Harrisburg, PA – Erick Kaardal announced today that PA Fair Elections filed a complaint against the Pennsylvania Department of State (DoS) alleging violations of federal election laws. The Help America Vote Act of 2002 (HAVA) was passed to establish minimum standards for the administration of federal elections including the requirement for verification of identity and eligibility for individuals who seek to vote in a federal election. Many states have verification requirements far beyond the low minimum standard set by HAVA, but no state can legally implement a lesser standard. Unfortunately, the PA Department of State (DoS) has done just that. Through unlawful guidance, the DoS is instructing election officials to violate HAVA and risks the dilution of military votes by allowing ineligible individuals to receive and vote an absentee overseas ballot.
A local citizens group advocating for election integrity filed a complaint Tuesday with an administrative law judge claiming the Pennsylvania Department of State is violating federal election law at the behest of progressive nonprofit groups.
At issue are thousands of overseas ballots from nonmilitary people, who may or may not be U.S. citizens or former Pennsylvania residents.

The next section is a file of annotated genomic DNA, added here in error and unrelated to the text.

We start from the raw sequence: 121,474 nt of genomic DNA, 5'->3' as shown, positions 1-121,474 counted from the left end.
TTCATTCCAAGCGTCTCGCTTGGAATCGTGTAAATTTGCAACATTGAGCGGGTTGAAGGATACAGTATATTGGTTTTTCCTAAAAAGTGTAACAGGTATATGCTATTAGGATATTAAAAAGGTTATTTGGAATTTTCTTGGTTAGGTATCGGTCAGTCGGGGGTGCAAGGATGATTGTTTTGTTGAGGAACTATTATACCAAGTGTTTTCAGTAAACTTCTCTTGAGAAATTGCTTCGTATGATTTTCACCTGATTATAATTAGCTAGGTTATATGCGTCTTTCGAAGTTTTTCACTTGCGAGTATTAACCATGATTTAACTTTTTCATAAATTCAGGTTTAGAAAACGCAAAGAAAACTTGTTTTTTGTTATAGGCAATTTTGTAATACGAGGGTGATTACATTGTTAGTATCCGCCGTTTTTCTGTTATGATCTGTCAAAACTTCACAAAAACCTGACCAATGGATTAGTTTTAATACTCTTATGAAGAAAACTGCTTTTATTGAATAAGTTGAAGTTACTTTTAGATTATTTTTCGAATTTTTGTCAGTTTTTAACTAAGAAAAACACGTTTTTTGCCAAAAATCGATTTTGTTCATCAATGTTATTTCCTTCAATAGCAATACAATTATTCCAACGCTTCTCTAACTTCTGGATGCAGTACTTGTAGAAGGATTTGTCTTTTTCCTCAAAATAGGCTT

At a virtual press conference, lawyers representing a group called PA Fair Elections said federal election law does require nonmilitary overseas voters to provide identification, such as a copy of their driver’s license or Social Security card, to vote. While military members are not required to show ID, other overseas voters are under the Uniformed and Overseas Citizen Absentee Voting Act (UOCAVA).
September 21, 2022
Election officials and the media often refer to late arriving ballots as military votes. This is a misnomer. Certain absentee voting privileges, which had previously been reserved for the military, were expanded to include US citizens living abroad, even those who have never lived in the United States. Federal laws have created serious vulnerabilities through the use of email and electronic voting and unverified registration of non-military overseas persons. The result is that 63% of the voters claiming UOCAVA privileges were allegedly non-military overseas citizens.